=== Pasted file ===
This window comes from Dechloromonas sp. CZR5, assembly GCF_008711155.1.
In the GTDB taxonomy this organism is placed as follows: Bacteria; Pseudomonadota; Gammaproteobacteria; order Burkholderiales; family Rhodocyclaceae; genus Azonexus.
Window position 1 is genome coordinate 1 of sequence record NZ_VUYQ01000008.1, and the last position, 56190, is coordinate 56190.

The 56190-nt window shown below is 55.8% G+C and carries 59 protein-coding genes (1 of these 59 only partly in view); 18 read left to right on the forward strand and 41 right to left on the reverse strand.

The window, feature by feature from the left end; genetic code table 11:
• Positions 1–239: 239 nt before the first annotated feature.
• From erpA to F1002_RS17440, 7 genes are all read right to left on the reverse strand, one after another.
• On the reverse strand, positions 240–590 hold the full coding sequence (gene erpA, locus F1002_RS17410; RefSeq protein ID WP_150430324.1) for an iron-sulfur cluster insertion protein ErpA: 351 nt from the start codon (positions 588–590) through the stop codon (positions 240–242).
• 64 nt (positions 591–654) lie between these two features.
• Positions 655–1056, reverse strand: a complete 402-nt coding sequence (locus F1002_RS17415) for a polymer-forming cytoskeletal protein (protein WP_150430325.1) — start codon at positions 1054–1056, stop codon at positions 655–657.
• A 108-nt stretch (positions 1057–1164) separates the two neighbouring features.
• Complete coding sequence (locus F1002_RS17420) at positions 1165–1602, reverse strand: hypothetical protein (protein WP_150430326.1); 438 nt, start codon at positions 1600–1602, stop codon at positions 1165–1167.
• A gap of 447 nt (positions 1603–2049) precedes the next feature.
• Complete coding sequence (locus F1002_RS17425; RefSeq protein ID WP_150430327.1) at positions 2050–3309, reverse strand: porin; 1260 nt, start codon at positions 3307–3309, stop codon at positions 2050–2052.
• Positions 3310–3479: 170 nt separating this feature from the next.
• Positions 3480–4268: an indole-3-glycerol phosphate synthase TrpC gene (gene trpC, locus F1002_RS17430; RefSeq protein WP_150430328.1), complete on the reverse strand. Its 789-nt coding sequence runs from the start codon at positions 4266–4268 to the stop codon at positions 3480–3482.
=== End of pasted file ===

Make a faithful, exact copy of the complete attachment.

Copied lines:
This window comes from Dechloromonas sp. CZR5, assembly GCF_008711155.1.
In the GTDB taxonomy this organism is placed as follows: Bacteria; Pseudomonadota; Gammaproteobacteria; order Burkholderiales; family Rhodocyclaceae; genus Azonexus.
Window position 1 is genome coordinate 1 of sequence record NZ_VUYQ01000008.1, and the last position, 56190, is coordinate 56190.

The 56190-nt window shown below is 55.8% G+C and carries 59 protein-coding genes (1 of these 59 only partly in view); 18 read left to right on the forward strand and 41 right to left on the reverse strand.

The window, feature by feature from the left end; genetic code table 11:
• Positions 1–239: 239 nt before the first annotated feature.
• From erpA to F1002_RS17440, 7 genes are all read right to left on the reverse strand, one after another.
• On the reverse strand, positions 240–590 hold the full coding sequence (gene erpA, locus F1002_RS17410; RefSeq protein ID WP_150430324.1) for an iron-sulfur cluster insertion protein ErpA: 351 nt from the start codon (positions 588–590) through the stop codon (positions 240–242).
• 64 nt (positions 591–654) lie between these two features.
• Positions 655–1056, reverse strand: a complete 402-nt coding sequence (locus F1002_RS17415) for a polymer-forming cytoskeletal protein (protein WP_150430325.1) — start codon at positions 1054–1056, stop codon at positions 655–657.
• A 108-nt stretch (positions 1057–1164) separates the two neighbouring features.
• Complete coding sequence (locus F1002_RS17420) at positions 1165–1602, reverse strand: hypothetical protein (protein WP_150430326.1); 438 nt, start codon at positions 1600–1602, stop codon at positions 1165–1167.
• A gap of 447 nt (positions 1603–2049) precedes the next feature.
• Complete coding sequence (locus F1002_RS17425; RefSeq protein ID WP_150430327.1) at positions 2050–3309, reverse strand: porin; 1260 nt, start codon at positions 3307–3309, stop codon at positions 2050–2052.
• Positions 3310–3479: 170 nt separating this feature from the next.
• Positions 3480–4268: an indole-3-glycerol phosphate synthase TrpC gene (gene trpC, locus F1002_RS17430; RefSeq protein WP_150430328.1), complete on the reverse strand. Its 789-nt coding sequence runs from the start codon at positions 4266–4268 to the stop codon at positions 3480–3482.